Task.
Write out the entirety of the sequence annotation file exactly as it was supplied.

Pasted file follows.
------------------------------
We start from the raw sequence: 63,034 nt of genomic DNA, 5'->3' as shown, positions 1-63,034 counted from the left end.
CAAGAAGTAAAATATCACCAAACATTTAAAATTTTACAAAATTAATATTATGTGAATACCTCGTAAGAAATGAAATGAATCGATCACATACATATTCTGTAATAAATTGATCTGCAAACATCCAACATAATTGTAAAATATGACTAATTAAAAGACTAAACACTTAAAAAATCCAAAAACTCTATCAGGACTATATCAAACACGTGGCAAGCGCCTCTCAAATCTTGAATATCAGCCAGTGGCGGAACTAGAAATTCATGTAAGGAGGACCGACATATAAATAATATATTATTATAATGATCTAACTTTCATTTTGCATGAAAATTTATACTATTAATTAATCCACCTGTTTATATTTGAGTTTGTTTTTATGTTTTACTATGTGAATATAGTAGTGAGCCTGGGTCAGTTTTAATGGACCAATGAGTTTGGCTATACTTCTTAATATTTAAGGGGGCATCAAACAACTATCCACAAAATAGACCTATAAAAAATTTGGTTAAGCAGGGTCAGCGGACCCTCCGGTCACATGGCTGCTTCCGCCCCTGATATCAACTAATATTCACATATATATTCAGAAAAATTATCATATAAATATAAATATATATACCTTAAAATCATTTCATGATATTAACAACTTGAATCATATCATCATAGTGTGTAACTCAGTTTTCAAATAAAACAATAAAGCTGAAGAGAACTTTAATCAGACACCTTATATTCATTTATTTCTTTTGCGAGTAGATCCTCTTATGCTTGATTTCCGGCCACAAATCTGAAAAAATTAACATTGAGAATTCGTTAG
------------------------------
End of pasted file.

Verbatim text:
We start from the raw sequence: 63,034 nt of genomic DNA, 5'->3' as shown, positions 1-63,034 counted from the left end.
CAAGAAGTAAAATATCACCAAACATTTAAAATTTTACAAAATTAATATTATGTGAATACCTCGTAAGAAATGAAATGAATCGATCACATACATATTCTGTAATAAATTGATCTGCAAACATCCAACATAATTGTAAAATATGACTAATTAAAAGACTAAACACTTAAAAAATCCAAAAACTCTATCAGGACTATATCAAACACGTGGCAAGCGCCTCTCAAATCTTGAATATCAGCCAGTGGCGGAACTAGAAATTCATGTAAGGAGGACCGACATATAAATAATATATTATTATAATGATCTAACTTTCATTTTGCATGAAAATTTATACTATTAATTAATCCACCTGTTTATATTTGAGTTTGTTTTTATGTTTTACTATGTGAATATAGTAGTGAGCCTGGGTCAGTTTTAATGGACCAATGAGTTTGGCTATACTTCTTAATATTTAAGGGGGCATCAAACAACTATCCACAAAATAGACCTATAAAAAATTTGGTTAAGCAGGGTCAGCGGACCCTCCGGTCACATGGCTGCTTCCGCCCCTGATATCAACTAATATTCACATATATATTCAGAAAAATTATCATATAAATATAAATATATATACCTTAAAATCATTTCATGATATTAACAACTTGAATCATATCATCATAGTGTGTAACTCAGTTTTCAAATAAAACAATAAAGCTGAAGAGAACTTTAATCAGACACCTTATATTCATTTATTTCTTTTGCGAGTAGATCCTCTTATGCTTGATTTCCGGCCACAAATCTGAAAAAATTAACATTGAGAATTCGTTAG